Striking the fiduciary rule down could make it, in the words of Obi-Wan Kenobi, “more powerful than you can possibly imagine.”
The Department of Labor’s fiduciary rule is under fire again. Essentially, those opposing the rule are saying that fulfilling a fiduciary standard—acting in the best interests of their clients—is too costly to work with their business model.
We think investors’ expectation for the fiduciary standard is here to stay no matter what the official rules say — and those investors will increasingly demand that their advisers apply to their non-retirement accounts too.
The big banks still have significant advantages. Their brand names, financial capital, advisor networks, and large client bases give them the opportunity to leverage the innovations of startups and become the biggest winners in this new wealth management model.
We calculate invested capital in two mathematically equivalent ways: financing and operating approach. Figure 1 shows the basic calculations. On page 2, we share the complete calculations for specific companies.
In the search for safe investments in today’s volatile markets, investors should focus on companies that have a history of creating shareholder value, the ability to earn quality returns on capital, and an undervalued stock. This week’s Long Idea, Wells Fargo & Company (WFC) not only fits the description of a safe investment, but its shares are also greatly undervalued.
In this podcast, CEO David Trainer will explain why many of the big banks will not be as good investments now as they have been in the past.
David Trainer discusses why big banks are no longer an attractive investment.
Picking from the multitude of sector ETFs is a daunting task.
As regulators dole out punishments that fit the crimes, they are finally closing many of the illegal trading loopholes that have driven so much of Wall Street profits over the past decade.
Preferred stock is a hybrid instrument that carries no voting rights but has a senior claim on assets and cash flows to common stock. Dividends usually must be paid out to preferred stock owners before common stock owners can receive any money. In the event of liquidation, preferred shareholders also have priority.
Converting GAAP data into economic earnings should be part of every investor’s diligence process. Performing detailed analysis of footnotes and the MD&A is part of fulfilling fiduciary responsibilities.
Investors who ignore off-balance sheet debt are not holding companies accountable for all of the capital invested in their business. By adding back off-balance sheet debt to invested capital, one can get a true picture of the value that management is creating for shareholders. Diligence pays.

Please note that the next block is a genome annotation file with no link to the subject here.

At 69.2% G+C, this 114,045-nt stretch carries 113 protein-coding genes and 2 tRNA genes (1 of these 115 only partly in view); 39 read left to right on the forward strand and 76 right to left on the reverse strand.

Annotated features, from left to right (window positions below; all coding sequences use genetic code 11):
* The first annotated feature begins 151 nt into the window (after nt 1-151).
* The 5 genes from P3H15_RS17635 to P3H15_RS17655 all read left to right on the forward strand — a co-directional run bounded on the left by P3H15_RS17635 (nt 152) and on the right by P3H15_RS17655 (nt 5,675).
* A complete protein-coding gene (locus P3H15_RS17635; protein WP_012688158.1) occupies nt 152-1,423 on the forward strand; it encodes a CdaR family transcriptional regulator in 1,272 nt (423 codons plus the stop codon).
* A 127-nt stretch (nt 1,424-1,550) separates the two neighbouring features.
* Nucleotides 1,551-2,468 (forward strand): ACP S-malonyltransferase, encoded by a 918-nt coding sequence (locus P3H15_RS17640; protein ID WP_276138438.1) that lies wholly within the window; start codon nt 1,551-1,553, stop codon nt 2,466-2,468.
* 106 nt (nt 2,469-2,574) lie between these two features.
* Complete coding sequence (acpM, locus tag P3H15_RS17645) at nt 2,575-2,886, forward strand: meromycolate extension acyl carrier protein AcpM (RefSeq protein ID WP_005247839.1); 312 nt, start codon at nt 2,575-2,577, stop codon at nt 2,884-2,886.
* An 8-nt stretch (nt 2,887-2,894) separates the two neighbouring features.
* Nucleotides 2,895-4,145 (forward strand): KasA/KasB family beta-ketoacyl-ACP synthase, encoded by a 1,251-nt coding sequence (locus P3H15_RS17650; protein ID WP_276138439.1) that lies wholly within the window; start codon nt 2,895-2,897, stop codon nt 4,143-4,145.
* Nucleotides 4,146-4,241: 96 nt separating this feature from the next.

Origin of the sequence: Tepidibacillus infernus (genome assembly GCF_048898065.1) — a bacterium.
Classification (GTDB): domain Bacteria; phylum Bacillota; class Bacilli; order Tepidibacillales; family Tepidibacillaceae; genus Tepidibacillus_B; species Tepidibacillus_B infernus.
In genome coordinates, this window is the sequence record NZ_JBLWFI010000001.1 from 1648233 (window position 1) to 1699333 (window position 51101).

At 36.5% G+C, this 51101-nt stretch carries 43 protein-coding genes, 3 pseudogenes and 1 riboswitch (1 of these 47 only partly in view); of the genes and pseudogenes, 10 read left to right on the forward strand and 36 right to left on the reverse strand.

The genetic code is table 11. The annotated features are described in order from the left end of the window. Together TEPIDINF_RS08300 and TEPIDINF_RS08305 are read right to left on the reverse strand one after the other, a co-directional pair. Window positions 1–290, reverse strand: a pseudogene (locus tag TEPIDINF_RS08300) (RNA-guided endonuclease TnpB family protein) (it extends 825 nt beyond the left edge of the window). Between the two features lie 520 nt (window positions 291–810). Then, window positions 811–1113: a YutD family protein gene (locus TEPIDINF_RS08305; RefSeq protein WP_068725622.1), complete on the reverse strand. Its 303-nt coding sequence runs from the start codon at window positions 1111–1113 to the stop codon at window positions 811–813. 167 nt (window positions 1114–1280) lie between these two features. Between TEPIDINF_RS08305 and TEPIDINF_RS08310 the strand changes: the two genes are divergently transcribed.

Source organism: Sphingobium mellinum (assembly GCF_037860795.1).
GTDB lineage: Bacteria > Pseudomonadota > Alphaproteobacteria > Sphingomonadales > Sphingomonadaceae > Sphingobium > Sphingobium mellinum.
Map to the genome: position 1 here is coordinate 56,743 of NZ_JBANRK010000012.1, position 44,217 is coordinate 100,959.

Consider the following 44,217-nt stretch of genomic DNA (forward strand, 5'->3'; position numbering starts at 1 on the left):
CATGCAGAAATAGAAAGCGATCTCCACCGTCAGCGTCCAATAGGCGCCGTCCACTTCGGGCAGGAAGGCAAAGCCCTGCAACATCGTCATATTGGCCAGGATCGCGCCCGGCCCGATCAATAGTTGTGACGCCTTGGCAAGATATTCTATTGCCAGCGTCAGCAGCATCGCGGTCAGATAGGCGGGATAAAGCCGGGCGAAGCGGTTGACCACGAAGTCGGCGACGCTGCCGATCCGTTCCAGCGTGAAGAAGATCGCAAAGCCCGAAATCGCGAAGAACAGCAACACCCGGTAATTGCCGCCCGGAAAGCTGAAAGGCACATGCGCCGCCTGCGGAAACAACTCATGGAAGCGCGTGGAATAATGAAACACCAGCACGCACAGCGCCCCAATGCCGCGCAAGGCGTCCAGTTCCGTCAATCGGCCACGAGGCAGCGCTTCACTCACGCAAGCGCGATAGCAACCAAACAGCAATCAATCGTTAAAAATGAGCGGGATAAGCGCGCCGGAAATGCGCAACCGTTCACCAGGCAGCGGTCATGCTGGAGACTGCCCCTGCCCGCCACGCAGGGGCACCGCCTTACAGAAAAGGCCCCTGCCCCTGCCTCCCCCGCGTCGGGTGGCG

Reported assets don’t tell the whole story of the capital invested in a business. Accounting rules provide numerous loopholes that companies can exploit to hide issues and obscure the true amount of capital invested in a business over its life.
Without removing the tax impact of non-operating items, one still gets distorted picture of a company’s operating profitability.
Reported earnings don’t tell the whole story of a company’s profits. They are based on accounting rules designed for debt investors, not equity investors, and are manipulated by companies to manage earnings. Only economic earnings provide a complete and unadulterated measure of profitability.
Non-operating expenses are unusual charges that don’t appear on the income statement because they are bundled in other line items. Without careful footnotes research, investors would never know that these non-recurring expenses distort GAAP numbers by lowering operating earnings.
Finding the best ETFs is an increasingly difficult task as there are more and more to choose from every day.
The Large-cap Value style ranks second out of the twelve fund styles as detailed in my Style Rankings for ETFs and Mutual Funds report. It gets my Neutral rating, which is based on aggregation of ratings of 41 ETFs and 772 mutual funds in the Large-cap Value style as of May 1, 2013.
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